The guy behind me was so slow he didnt even bother contesting the other two races which put me into last spot. Oh well, it's a familiar place for me :)

There was a father and son duo racing in my class on two brand new R3's which they have converted to race bikes.
Last year the Dad was on a Ninja 300 and he reckons the R3's frame is way better handling and turns in much quicker due to the 25 vs 27 degree steering rake angle.
They've put Andreani internals in the front forks and Nitron rear shocks plus pipe and power commander.
I could almost keep up with the son but his father was a too quicker rider for me to keep in sight. I passed the son once on the main straight which isnt too surprising given I had a 78cc advantage with two more cylinders but he got me under brakes half a lap later. I was surprised how quick they were, impressive and humbling at the same time. Ive tacked a pic on of the bikes.

So I just concentrated on riding smooth lines consistently rather than getting loose and ragged by trying too hard to stay right on the tail of the main pack.
By the end of race three I was only a second off my old PB but I can see I have some speed to gain in the last two rounds. My fastest speed down the main straight for the day was 185 kph (115 Mph) which was a couple of k's down on previous rounds.

Overall, I really enjoyed the day and managed to stay on the track all day and ride consistently. I'm sure my placings will improve with more race time.

My cousins husband came out to watch and took a snap of me winding the little 400 up down the main straight:

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Discussion Starter #26 (Edited)
End of competition musings...

Last weekend was the fifth and final round of the local Cup for me so apart from some one-off races in four weeks time as part of the Burt Monroe (remember the movie 'Worlds fastest Indian'?) Rally, that's it for the racing year.

I went into last weekends round sitting second on the points table for my class, more through consistency than placings. I completed all 15 races without falling off or mechanical failure so I have been rewarded for that. If you aint crossing the finish line then you aint earning points no matter how fast you are.
Not sure where I ended up overall in the cup as the guy who tallys up the points and posts it on the internet is a bit tardy in his work. Still waiting.

The GSXR400 proved to be a reliable mount for my first season and a lot of fun to scream around the track on, but I was 25% down on power against the front runners. The only machines I could keep up with and (sometimes) pass were the R3's and RC390's.
So I had a test ride on a Suzuki SV650 for sale during practice at the last meet. Quite liked it, it's all set up for the track with Ohlins rear shock and aftermarket fork internals, power commander + pipe etc. Got an easy 200Kph out of it down the main straight without pushing it. Handling wise the more I pushed it through the corners the better it felt which is the opposite of the GSXR. A better spread of power with the torquey vee twin motor too, made me realise how hard it actually is to ride the 400 quickly with the main thrust of power being between 10K and 13K RPM.
We're thrashing out the price at the moment but it looks like it should be my ride for next year. No excuses then eh!
 

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Discussion Starter #27 (Edited)
I went to a round of the NZ SuperBikes earlier in the year and it was great to see a swarm of 300's racing in the Lightweight Production class. Sounded just like the Moto3 GP races with that flat drone. Lots of close racing action, banging fairings, handlebars together and slip streaming each other down the main straight. :D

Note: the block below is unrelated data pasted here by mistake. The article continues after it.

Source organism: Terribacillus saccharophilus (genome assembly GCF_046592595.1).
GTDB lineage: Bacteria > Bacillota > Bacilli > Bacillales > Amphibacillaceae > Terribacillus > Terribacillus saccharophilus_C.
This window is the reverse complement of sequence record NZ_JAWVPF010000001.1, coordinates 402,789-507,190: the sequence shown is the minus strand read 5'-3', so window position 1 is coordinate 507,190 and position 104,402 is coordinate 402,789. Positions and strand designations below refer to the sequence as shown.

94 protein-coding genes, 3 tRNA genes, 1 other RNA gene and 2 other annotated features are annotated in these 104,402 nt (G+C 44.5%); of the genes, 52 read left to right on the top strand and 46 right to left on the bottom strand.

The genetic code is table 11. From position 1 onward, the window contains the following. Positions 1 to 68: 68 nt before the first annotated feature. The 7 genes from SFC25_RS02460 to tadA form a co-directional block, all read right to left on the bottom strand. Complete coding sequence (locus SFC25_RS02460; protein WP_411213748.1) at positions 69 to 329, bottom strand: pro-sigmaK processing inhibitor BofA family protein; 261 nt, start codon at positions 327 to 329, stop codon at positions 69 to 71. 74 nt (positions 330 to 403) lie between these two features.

I'd love to compete in this class on my CBR but unfortunately my local club does not run this class due to not enough numbers to form a grid. May change in the future, hope so. This is a good entry level class for guys to get into the sport cheaply and then maybe go on to faster classes latterly if they feel, but either way it keeps the sport alive.

So... meanwhile I'm racing Formula 3 class again this year which is triples and fours up to a maximum of 450cc and twins up to 650cc. The fastest bikes in this class are the 'cripple triples' which are a 600cc bike that has had one cylinder disabled (I think they remove the piston and conrod and fit a balance weight to the crank) which turns an R6 or what ever into a 450cc triple technically. So its a wee bit contentious but it is within the rules...
No one in my club races one (quite expensive to buy and set up) but sometimes we got one or two turn up from further afield. So generally the fastest bikes on the day are the Suzuki SV 650 twins.

Regular readers will prob remember I was punting a GSXR400R last season with pretty average results. I did get quicker over the season but had a lingering feeling that I had more to offer. They say a good tradesman doesn't blame his tools but there's always room for exceptions and I think I had the wrong tool for the job last season.
Enter the SV650 for 2017.

We had Round One of the Southland Cup wkd before last and it was a complete turn around for me.
Because we don't do qualifying to sort out grid positions we just put ourselves where we think we sit among the pack. Last season I was putting myself on row 4 at the back or row 3 by seasons end when I got a bit faster.
This season I backed myself with the new bike and put myself on the front row (must've raised a few eyebrows under some helmets!). With my low rider weight (130lb) and 75HP at the rear wheel I reckoned I could get the holeshot to the first corner. Fortunately this turned out to be the case and saved me some egg on the face. I was still expecting riders to come past me tho but I didnt dare look behind and just concentrated on my own racing. Once I got the white flag (one lap to go) I started to sweat a bit and thought surely someone will take me now. Never happened and I took my first ever chequered flag. Great feeling, had to do a couple of fist pumps!